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Every boot sale, foot-bed sale, or boot fitting begins with a bio mechanical evaluation.  The ankle joint is the most vital joint to understand when doing this.  What we examine is ankle joint dorsiflexion.  Too much dorsiflexion and you will be over flexed, which means you do not have room to flex forward while you are skiing.  Too little and you are skiing in the back seat.  With proper heel or toe lifts and forward lean angles set, then your stance will be balanced.

Forward! Back-seat! Balanced!
Let's take a look at what's going on inside these boots!  The image on the right is an example of too much dorsiflexion (note the gap between the toes and the platform).  When this foot is placed flat in the boot, the natural angle of the ankle joint will bring the leg (specifically the tibia) forward and then the skier will be always at the maximum flex the boot allows and there will not any room to actually flex the ankle!  To allow room to flex the ankle in the boot, the heel needs to be positioned lower than the toes.
Excessive Dorsiflexion
Excessive Dorsiflexion
The image on the right demonstrates no dorsiflexion.  Positioned flat in the boot this skier is going to be chronically in the back seat.  The ankle cannot flex forward enough in the boot to achieve a balanced stance.  This skier needs to have the heel lifted in the boot so the ankle can flex forwards properly.  We establish the correct alignment through custom footbeds and other interior boot work.
Insufficient Dorsiflexion
Insufficient Dorsiflexion
Shaft Allignment
A minority of skiers have perfectly aligned legs, the rest of us are bowlegged or knock-kneed.  On many boots the adjustment for this is inappropriately labeled as a cant adjustment, but the goal is to align the boot cuff to the shaft of the leg.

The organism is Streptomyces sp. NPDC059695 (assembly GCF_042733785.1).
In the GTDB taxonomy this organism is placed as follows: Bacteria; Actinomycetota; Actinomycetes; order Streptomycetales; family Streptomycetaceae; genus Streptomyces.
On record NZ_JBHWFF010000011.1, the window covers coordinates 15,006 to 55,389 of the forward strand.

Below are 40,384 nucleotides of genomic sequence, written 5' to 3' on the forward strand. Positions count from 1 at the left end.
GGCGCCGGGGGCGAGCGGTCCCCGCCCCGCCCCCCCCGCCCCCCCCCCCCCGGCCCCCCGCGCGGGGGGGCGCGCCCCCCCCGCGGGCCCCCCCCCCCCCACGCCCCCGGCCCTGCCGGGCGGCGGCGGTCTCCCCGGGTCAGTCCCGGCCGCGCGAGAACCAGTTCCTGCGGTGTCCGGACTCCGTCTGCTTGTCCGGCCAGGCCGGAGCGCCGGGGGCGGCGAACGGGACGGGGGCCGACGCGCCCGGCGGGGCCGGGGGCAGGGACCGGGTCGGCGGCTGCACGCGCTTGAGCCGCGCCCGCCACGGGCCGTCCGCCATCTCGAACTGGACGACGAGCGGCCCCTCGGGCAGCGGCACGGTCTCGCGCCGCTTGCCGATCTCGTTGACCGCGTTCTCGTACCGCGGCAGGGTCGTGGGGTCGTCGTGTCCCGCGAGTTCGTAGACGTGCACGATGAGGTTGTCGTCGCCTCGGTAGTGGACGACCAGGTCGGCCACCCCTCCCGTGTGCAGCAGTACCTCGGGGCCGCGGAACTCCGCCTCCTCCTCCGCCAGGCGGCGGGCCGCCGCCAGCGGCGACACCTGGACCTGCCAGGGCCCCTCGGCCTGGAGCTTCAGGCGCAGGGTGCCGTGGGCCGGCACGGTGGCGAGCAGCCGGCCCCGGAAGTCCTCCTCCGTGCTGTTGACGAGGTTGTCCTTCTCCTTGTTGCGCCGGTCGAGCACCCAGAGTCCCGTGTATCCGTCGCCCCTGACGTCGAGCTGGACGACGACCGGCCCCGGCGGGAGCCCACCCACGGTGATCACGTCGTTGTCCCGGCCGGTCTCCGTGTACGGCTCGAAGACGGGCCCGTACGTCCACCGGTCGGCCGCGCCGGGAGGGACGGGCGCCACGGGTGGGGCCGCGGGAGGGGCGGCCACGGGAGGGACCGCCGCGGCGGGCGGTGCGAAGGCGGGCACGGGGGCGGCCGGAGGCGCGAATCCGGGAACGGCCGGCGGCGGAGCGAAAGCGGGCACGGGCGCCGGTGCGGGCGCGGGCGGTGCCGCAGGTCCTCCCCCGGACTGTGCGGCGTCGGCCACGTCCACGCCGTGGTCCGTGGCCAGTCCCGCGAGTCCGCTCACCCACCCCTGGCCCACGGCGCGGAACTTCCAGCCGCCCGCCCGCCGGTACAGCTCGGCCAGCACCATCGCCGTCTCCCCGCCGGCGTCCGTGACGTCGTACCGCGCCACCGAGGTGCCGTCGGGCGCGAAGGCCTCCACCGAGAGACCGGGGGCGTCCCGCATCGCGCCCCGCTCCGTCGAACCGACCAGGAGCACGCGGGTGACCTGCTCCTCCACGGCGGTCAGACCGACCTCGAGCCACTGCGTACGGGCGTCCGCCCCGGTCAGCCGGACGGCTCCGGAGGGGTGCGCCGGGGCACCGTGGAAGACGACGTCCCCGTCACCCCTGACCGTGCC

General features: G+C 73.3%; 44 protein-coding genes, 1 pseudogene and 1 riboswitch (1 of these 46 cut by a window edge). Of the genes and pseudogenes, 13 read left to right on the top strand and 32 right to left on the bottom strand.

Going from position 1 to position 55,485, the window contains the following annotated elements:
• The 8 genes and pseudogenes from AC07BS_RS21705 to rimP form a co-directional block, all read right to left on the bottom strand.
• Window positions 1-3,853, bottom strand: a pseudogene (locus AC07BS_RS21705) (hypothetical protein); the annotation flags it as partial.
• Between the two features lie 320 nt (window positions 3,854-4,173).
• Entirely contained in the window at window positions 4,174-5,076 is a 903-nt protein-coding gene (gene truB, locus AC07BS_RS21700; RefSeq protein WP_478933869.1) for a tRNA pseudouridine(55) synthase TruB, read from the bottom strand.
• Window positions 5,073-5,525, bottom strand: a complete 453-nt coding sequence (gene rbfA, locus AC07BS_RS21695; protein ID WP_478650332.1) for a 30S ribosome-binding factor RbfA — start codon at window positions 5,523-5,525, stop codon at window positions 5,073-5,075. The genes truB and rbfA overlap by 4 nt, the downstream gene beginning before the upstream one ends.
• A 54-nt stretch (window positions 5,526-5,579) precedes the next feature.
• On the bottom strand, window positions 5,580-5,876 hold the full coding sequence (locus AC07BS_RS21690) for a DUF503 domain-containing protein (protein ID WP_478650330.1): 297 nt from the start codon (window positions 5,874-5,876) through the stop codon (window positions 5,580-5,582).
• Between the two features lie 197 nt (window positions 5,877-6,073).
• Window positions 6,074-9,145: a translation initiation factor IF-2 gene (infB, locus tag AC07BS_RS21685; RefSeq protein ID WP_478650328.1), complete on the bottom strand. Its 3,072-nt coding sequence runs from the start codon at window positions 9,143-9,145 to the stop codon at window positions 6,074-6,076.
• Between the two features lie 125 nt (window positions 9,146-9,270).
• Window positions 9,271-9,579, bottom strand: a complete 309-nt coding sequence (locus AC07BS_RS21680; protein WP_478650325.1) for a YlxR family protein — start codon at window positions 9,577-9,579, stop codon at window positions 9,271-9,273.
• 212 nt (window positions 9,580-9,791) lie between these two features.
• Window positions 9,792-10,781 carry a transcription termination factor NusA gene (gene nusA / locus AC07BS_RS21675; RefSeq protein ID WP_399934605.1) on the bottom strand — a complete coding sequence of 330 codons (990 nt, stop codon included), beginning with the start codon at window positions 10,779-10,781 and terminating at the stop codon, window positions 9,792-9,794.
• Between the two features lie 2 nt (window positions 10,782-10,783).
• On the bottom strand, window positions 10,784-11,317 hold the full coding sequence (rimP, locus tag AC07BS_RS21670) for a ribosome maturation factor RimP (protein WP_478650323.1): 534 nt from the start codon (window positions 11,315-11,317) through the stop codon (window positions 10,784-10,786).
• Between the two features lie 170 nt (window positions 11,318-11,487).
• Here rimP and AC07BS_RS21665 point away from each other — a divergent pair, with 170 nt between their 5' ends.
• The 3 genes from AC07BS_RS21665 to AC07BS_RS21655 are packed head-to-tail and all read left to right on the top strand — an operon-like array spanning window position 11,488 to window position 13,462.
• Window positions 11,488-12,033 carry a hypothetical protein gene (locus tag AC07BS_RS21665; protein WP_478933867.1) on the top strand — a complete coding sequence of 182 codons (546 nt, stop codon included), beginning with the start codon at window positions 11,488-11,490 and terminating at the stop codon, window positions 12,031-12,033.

shaft allignment

shaft allignment
In the pictures to the left, the skier is clearly slightly knock-kneed, and the boot cuff needs to be adjusted inwards to conform to the leg.  If this isn't adjusted correctly, then the boot will rotate to follow the leg, and the sole of the boot will never be flat (which means the skier will be not be on a flat ski).
Once the boot cuffs are adjusted properly, then a cant evaluation is performed.  For the most efficient alignment for skiing, the knees should be slightly in (never bowed).  To achieve this, the boot soles can be ground to the correct angle or cant shims can be installed under the binding on the ski.  However, we have found that certain models of boots work better for certain body types, and if you are willing to go the distance and get the correct boot/ski setup, then a cant adjustment is not necessary nine times out of ten!
Our location: 38 VT Route 30 Winhall, VT 05340
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call: (802) 875-1122  An appointment is required for all services.

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Photo credits: Mark Elling & Kirk De Voll / Website design assistance: Sun Spot Press & Graphics